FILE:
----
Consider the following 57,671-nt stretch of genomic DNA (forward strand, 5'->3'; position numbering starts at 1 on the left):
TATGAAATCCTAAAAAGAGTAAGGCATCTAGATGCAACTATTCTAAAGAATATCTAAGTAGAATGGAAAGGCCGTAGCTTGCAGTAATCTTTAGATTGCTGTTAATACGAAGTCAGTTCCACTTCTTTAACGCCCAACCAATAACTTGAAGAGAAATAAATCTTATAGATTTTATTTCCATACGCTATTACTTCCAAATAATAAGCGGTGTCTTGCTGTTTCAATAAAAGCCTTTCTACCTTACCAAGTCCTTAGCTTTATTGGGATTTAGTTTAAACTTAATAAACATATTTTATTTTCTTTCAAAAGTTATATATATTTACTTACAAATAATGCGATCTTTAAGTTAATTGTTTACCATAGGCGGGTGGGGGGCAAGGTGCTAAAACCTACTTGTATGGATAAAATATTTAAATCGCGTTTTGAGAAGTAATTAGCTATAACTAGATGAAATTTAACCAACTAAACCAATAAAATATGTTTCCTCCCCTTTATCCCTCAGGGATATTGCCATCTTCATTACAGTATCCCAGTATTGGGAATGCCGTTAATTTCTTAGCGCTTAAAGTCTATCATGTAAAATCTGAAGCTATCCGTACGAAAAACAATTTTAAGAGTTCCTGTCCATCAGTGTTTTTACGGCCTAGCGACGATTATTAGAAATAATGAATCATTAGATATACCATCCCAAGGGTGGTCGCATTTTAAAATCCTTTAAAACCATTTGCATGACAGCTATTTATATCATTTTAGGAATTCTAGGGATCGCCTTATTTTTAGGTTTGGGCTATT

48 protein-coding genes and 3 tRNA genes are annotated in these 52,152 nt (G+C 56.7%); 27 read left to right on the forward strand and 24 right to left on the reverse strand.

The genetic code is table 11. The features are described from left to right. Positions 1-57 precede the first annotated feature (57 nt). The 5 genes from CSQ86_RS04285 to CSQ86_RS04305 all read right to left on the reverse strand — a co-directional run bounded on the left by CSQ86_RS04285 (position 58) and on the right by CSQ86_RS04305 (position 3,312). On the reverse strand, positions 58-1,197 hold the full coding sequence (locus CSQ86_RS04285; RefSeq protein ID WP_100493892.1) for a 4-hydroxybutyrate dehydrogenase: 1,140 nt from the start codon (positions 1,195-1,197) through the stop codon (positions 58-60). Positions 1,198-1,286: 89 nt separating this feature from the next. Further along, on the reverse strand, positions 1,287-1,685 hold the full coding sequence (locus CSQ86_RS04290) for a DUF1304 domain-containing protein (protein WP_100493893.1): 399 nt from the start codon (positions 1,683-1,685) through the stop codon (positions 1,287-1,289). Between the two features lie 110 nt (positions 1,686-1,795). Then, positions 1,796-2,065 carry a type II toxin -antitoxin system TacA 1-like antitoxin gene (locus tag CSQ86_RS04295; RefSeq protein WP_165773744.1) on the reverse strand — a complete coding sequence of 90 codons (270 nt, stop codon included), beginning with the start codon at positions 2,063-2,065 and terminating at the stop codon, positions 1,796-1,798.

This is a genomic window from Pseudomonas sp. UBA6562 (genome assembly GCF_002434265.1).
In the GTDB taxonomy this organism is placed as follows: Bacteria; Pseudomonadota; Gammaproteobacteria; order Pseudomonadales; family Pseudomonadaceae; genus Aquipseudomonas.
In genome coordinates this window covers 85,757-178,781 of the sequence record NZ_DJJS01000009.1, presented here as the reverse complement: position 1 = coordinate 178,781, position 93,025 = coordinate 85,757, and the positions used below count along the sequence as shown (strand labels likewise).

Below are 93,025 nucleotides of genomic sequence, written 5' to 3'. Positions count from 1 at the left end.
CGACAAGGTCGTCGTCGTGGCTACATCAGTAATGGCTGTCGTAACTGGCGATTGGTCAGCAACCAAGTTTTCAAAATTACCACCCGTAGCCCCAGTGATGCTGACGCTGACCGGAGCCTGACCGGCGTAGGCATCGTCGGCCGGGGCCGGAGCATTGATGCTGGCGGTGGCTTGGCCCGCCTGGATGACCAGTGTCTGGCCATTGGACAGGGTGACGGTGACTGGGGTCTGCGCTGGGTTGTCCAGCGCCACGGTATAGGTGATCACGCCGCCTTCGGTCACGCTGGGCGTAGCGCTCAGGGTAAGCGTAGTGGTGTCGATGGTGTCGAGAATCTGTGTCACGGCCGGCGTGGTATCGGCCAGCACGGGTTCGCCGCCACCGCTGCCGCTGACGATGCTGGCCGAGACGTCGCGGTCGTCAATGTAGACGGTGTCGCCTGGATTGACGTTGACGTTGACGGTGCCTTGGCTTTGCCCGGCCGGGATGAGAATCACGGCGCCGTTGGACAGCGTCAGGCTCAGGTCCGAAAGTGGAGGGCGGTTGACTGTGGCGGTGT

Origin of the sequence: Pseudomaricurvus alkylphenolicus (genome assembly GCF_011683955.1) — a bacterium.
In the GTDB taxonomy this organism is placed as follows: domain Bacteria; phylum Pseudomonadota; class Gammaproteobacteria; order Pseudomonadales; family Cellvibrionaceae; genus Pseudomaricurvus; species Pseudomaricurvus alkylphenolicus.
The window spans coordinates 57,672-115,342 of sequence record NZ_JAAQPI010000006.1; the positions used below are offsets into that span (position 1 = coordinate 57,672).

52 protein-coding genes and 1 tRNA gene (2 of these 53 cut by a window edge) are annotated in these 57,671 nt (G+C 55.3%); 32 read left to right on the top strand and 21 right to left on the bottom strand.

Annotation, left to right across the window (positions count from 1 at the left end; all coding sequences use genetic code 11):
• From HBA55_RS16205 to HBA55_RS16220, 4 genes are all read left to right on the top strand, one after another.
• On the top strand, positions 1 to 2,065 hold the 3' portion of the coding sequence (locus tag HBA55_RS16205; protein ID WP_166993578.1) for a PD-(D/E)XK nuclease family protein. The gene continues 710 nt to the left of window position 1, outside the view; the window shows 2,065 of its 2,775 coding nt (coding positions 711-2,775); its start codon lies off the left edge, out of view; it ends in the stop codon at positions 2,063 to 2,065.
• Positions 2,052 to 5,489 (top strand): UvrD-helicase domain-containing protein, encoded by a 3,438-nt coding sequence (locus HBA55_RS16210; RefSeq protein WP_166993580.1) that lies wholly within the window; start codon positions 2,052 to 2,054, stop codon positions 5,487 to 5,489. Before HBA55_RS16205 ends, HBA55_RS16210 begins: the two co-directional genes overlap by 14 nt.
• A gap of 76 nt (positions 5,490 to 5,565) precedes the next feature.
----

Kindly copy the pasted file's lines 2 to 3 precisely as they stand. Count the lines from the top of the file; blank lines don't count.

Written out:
TATGAAATCCTAAAAAGAGTAAGGCATCTAGATGCAACTATTCTAAAGAATATCTAAGTAGAATGGAAAGGCCGTAGCTTGCAGTAATCTTTAGATTGCTGTTAATACGAAGTCAGTTCCACTTCTTTAACGCCCAACCAATAACTTGAAGAGAAATAAATCTTATAGATTTTATTTCCATACGCTATTACTTCCAAATAATAAGCGGTGTCTTGCTGTTTCAATAAAAGCCTTTCTACCTTACCAAGTCCTTAGCTTTATTGGGATTTAGTTTAAACTTAATAAACATATTTTATTTTCTTTCAAAAGTTATATATATTTACTTACAAATAATGCGATCTTTAAGTTAATTGTTTACCATAGGCGGGTGGGGGGCAAGGTGCTAAAACCTACTTGTATGGATAAAATATTTAAATCGCGTTTTGAGAAGTAATTAGCTATAACTAGATGAAATTTAACCAACTAAACCAATAAAATATGTTTCCTCCCCTTTATCCCTCAGGGATATTGCCATCTTCATTACAGTATCCCAGTATTGGGAATGCCGTTAATTTCTTAGCGCTTAAAGTCTATCATGTAAAATCTGAAGCTATCCGTACGAAAAACAATTTTAAGAGTTCCTGTCCATCAGTGTTTTTACGGCCTAGCGACGATTATTAGAAATAATGAATCATTAGATATACCATCCCAAGGGTGGTCGCATTTTAAAATCCTTTAAAACCATTTGCATGACAGCTATTTATATCATTTTAGGAATTCTAGGGATCGCCTTATTTTTAGGTTTGGGCTATT

48 protein-coding genes and 3 tRNA genes are annotated in these 52,152 nt (G+C 56.7%); 27 read left to right on the forward strand and 24 right to left on the reverse strand.